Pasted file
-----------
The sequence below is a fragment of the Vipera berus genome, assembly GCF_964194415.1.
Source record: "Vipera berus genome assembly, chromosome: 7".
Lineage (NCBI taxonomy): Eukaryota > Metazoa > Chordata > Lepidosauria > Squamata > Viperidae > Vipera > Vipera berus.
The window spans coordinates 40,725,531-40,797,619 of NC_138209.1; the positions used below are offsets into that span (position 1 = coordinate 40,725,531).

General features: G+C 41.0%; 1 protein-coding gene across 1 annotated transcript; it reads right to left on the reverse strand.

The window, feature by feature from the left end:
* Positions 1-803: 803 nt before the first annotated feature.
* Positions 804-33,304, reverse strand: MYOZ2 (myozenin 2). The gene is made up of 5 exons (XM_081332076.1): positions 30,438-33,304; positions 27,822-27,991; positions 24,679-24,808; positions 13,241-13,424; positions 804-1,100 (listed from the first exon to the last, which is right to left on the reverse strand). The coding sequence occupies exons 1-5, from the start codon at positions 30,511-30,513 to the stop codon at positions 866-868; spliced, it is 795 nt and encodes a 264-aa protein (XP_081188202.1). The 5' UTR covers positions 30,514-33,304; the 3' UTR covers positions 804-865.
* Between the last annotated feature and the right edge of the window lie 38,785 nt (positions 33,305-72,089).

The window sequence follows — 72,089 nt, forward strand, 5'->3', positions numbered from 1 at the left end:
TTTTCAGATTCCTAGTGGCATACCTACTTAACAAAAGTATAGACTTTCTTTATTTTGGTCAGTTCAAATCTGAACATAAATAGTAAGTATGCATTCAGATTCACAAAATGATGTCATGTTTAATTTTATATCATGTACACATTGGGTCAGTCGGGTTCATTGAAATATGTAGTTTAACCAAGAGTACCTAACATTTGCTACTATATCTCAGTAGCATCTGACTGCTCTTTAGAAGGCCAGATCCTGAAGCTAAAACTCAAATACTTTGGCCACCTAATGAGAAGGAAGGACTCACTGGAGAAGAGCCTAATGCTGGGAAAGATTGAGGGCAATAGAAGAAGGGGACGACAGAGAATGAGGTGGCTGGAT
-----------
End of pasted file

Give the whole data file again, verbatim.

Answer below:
The sequence below is a fragment of the Vipera berus genome, assembly GCF_964194415.1.
Source record: "Vipera berus genome assembly, chromosome: 7".
Lineage (NCBI taxonomy): Eukaryota > Metazoa > Chordata > Lepidosauria > Squamata > Viperidae > Vipera > Vipera berus.
The window spans coordinates 40,725,531-40,797,619 of NC_138209.1; the positions used below are offsets into that span (position 1 = coordinate 40,725,531).

General features: G+C 41.0%; 1 protein-coding gene across 1 annotated transcript; it reads right to left on the reverse strand.

The window, feature by feature from the left end:
* Positions 1-803: 803 nt before the first annotated feature.
* Positions 804-33,304, reverse strand: MYOZ2 (myozenin 2). The gene is made up of 5 exons (XM_081332076.1): positions 30,438-33,304; positions 27,822-27,991; positions 24,679-24,808; positions 13,241-13,424; positions 804-1,100 (listed from the first exon to the last, which is right to left on the reverse strand). The coding sequence occupies exons 1-5, from the start codon at positions 30,511-30,513 to the stop codon at positions 866-868; spliced, it is 795 nt and encodes a 264-aa protein (XP_081188202.1). The 5' UTR covers positions 30,514-33,304; the 3' UTR covers positions 804-865.
* Between the last annotated feature and the right edge of the window lie 38,785 nt (positions 33,305-72,089).

The window sequence follows — 72,089 nt, forward strand, 5'->3', positions numbered from 1 at the left end:
TTTTCAGATTCCTAGTGGCATACCTACTTAACAAAAGTATAGACTTTCTTTATTTTGGTCAGTTCAAATCTGAACATAAATAGTAAGTATGCATTCAGATTCACAAAATGATGTCATGTTTAATTTTATATCATGTACACATTGGGTCAGTCGGGTTCATTGAAATATGTAGTTTAACCAAGAGTACCTAACATTTGCTACTATATCTCAGTAGCATCTGACTGCTCTTTAGAAGGCCAGATCCTGAAGCTAAAACTCAAATACTTTGGCCACCTAATGAGAAGGAAGGACTCACTGGAGAAGAGCCTAATGCTGGGAAAGATTGAGGGCAATAGAAGAAGGGGACGACAGAGAATGAGGTGGCTGGAT